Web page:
I try to show that the norm on the quotient space $\ell^{\infty}(\mathbb{N}) / c_0 (\mathbb{N})$ is given by $\limsup_{n \in \mathbb{N}} |x_n|$, where $x = (x_n)_{n \in \mathbb{N}} \in \ell^{\infty} (\mathbb{N})$. My attempt is the following:

By definition, the quotient norm $\| \cdot \|_{\ell^{\infty} / c_0}$ is defined as $$ \| x + c_0 (\mathbb{N}) \|_{\ell^{\infty} / c_0} = d( x + c_0 (\mathbb{N}), 0 + c_0 (\mathbb{N}) ), $$ which can be re-written as $$ \| x + c_0 (\mathbb{N}) \|_{\ell^{\infty} / c_0} = \inf \{ \| x + y \|_{\infty} \; | \; y \in c_0 (\mathbb{N}) \}. $$ Since $0 = (0,0,...) \in c_0 (\mathbb{N})$, it follows that $$ \| x + c_0 (\mathbb{N}) \|_{\ell^{\infty} / c_0} \leq \| x \|_{\infty} = \sup_{n \in \mathbb{N}} |x_n|. $$

I thought about using Bolzano-Weiserstrass' Theorem at a certain point, but I am not sure how to obtain the wished equality from here.

Any help is appreciated. Thanks in advance.


I'll prove it showing both inequality's, first since $y_n = (x_1,x_2,...,x_n,0,0,...)\in c_0$ for all $n\in\mathbb{N}$ one has $$ \| x + c_0 (\mathbb{N}) \|_{\ell^{\infty} / c_0} \leq \inf_n \| x-y_n\|_\infty = \inf_n \sup_{m\geq n} |x_n| = \limsup_n |x_n|. $$ On the other hand by definition, for all $y=(y_1,y_2,y_3,...)\in c_0$ there is an $n\geq 1$ such that $y_m =0$ for all $m\geq n$, hence $$ \| x+y\|_\infty \geq \sup_{m\geq n}|x_n| \geq \limsup_n |x_n| $$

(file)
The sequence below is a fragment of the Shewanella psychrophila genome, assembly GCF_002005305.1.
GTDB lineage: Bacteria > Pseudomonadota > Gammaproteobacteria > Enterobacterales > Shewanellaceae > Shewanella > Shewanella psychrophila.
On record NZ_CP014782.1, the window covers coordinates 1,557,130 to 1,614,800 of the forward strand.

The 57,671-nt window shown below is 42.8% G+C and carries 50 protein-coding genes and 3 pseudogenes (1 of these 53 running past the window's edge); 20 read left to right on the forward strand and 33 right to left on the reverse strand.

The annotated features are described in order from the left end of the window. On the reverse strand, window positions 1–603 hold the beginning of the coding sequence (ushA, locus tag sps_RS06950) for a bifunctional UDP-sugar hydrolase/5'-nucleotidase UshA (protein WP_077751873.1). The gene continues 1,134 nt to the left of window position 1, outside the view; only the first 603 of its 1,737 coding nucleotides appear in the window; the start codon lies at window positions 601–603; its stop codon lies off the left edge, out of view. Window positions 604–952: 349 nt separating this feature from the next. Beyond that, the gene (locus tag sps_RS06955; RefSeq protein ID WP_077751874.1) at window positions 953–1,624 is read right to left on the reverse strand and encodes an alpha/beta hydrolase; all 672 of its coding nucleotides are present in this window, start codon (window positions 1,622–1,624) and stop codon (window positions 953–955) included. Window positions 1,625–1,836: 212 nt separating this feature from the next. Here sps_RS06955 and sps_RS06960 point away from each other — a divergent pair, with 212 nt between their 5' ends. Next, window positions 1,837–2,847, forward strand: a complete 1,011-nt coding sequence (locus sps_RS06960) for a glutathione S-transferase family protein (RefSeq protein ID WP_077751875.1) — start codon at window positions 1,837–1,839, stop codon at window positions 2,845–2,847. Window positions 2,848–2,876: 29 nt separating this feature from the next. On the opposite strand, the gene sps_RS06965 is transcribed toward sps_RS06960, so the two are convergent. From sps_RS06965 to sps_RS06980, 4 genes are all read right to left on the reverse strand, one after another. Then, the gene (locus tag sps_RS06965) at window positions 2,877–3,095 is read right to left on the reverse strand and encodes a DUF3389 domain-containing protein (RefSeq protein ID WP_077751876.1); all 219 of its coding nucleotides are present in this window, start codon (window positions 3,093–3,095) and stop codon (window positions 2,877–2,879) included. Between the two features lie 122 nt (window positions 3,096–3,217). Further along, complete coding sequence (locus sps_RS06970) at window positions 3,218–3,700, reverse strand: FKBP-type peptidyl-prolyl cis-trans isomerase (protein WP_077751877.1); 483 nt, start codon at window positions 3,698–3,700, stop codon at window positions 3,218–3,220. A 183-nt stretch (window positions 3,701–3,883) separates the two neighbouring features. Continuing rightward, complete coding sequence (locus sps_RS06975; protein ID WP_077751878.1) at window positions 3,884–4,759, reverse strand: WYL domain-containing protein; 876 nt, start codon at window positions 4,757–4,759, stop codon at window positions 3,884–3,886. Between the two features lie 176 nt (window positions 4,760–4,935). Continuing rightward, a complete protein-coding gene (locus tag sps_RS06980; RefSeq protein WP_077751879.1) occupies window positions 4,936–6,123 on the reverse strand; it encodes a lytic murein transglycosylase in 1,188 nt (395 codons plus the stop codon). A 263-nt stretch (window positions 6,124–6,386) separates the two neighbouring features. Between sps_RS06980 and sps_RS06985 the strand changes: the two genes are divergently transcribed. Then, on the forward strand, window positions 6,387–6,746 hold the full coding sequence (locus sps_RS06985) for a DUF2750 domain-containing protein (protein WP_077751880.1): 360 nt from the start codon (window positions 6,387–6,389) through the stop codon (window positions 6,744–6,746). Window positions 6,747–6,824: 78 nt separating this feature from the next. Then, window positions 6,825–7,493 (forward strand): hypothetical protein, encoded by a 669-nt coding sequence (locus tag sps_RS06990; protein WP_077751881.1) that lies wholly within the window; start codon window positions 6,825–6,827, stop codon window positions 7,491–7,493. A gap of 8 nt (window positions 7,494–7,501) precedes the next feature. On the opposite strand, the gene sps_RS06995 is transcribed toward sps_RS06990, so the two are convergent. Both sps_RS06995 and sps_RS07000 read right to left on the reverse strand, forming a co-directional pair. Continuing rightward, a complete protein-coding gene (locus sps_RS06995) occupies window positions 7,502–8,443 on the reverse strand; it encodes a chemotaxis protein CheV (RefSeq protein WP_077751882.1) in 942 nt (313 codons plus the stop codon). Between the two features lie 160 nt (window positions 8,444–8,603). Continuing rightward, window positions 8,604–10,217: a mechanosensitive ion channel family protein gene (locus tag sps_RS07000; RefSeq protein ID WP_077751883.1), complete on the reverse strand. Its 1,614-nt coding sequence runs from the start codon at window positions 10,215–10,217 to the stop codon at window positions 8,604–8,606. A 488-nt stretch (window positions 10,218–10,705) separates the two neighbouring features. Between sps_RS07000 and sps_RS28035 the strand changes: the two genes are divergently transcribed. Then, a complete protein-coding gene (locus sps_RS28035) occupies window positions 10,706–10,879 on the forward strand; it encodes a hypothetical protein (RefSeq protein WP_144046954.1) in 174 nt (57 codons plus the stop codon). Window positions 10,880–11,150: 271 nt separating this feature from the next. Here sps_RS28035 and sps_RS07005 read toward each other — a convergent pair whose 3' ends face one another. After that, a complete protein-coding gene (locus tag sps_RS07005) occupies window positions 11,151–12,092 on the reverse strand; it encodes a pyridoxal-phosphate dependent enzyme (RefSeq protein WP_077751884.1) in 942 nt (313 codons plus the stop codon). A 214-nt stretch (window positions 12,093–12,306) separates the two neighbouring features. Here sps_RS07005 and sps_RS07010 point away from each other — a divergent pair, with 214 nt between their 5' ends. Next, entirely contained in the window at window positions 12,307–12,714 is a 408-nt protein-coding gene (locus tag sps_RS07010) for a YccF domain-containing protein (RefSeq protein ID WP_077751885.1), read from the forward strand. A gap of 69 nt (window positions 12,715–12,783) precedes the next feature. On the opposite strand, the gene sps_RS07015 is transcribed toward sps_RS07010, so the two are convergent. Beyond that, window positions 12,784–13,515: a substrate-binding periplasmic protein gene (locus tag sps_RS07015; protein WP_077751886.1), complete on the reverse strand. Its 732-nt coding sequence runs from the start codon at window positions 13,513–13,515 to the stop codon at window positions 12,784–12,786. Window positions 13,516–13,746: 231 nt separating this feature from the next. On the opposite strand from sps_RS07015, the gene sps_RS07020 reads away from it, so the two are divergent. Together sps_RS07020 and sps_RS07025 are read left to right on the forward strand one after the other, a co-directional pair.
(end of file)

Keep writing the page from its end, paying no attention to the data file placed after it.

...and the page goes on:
$$ \| x + c_0 (\mathbb{N}) \|_{\ell^{\infty} / c_0} = \inf \{\|x+y\|_\infty\;|\; y\in c_0\} \geq \limsup_n |x_n|. $$

  • $\begingroup$ I think maybe you are unclear on what $c_0$ is - it is the space of sequences which converge to zero. To define a norm on a quotient space, we require the subspace to be closed, so the space of finite sequences cannot be quotiented. $\endgroup$ – Jason Aug 30 '17 at 15:15
  • $\begingroup$ Yes you are right. I should finish the proof with a density argument or maybe one can prove it imediately. I'll try when I have time. $\endgroup$ – YannickSSE Aug 30 '17 at 16:10
  • $\begingroup$ It's not much different to do directly - first fix $\varepsilon>0$, and then instead of "$y_m=0$ for all $m\ge n$", write "$|y_m|<\varepsilon$ for all $m\ge n$". You then get $\|x+y\|_\infty\ge\limsup_n|x_n|-\varepsilon$, from which you can conclude. $\endgroup$ – Jason Aug 30 '17 at 17:54

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